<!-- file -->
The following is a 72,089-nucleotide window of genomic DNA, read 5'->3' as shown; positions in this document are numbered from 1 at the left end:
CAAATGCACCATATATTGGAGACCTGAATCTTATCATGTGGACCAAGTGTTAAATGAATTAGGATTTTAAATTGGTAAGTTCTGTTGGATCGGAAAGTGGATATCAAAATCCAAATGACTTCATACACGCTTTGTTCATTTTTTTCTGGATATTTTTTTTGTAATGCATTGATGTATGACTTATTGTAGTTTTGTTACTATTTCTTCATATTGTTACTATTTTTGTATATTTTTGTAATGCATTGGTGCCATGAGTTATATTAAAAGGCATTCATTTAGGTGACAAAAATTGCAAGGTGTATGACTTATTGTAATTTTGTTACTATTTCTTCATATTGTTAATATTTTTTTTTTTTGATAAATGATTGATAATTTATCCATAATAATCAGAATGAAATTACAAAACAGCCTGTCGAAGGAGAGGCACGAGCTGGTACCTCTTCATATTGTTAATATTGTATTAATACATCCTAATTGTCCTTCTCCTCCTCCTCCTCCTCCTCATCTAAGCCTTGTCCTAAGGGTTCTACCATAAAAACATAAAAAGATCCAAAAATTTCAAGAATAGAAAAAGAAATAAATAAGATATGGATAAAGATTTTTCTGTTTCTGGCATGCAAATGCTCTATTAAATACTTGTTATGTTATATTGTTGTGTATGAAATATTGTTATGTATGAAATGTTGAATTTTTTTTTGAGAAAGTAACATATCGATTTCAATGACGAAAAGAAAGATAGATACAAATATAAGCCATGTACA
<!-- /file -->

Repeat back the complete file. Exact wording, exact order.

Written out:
The following is a 72,089-nucleotide window of genomic DNA, read 5'->3' as shown; positions in this document are numbered from 1 at the left end:
CAAATGCACCATATATTGGAGACCTGAATCTTATCATGTGGACCAAGTGTTAAATGAATTAGGATTTTAAATTGGTAAGTTCTGTTGGATCGGAAAGTGGATATCAAAATCCAAATGACTTCATACACGCTTTGTTCATTTTTTTCTGGATATTTTTTTTGTAATGCATTGATGTATGACTTATTGTAGTTTTGTTACTATTTCTTCATATTGTTACTATTTTTGTATATTTTTGTAATGCATTGGTGCCATGAGTTATATTAAAAGGCATTCATTTAGGTGACAAAAATTGCAAGGTGTATGACTTATTGTAATTTTGTTACTATTTCTTCATATTGTTAATATTTTTTTTTTTTGATAAATGATTGATAATTTATCCATAATAATCAGAATGAAATTACAAAACAGCCTGTCGAAGGAGAGGCACGAGCTGGTACCTCTTCATATTGTTAATATTGTATTAATACATCCTAATTGTCCTTCTCCTCCTCCTCCTCCTCCTCATCTAAGCCTTGTCCTAAGGGTTCTACCATAAAAACATAAAAAGATCCAAAAATTTCAAGAATAGAAAAAGAAATAAATAAGATATGGATAAAGATTTTTCTGTTTCTGGCATGCAAATGCTCTATTAAATACTTGTTATGTTATATTGTTGTGTATGAAATATTGTTATGTATGAAATGTTGAATTTTTTTTTGAGAAAGTAACATATCGATTTCAATGACGAAAAGAAAGATAGATACAAATATAAGCCATGTACA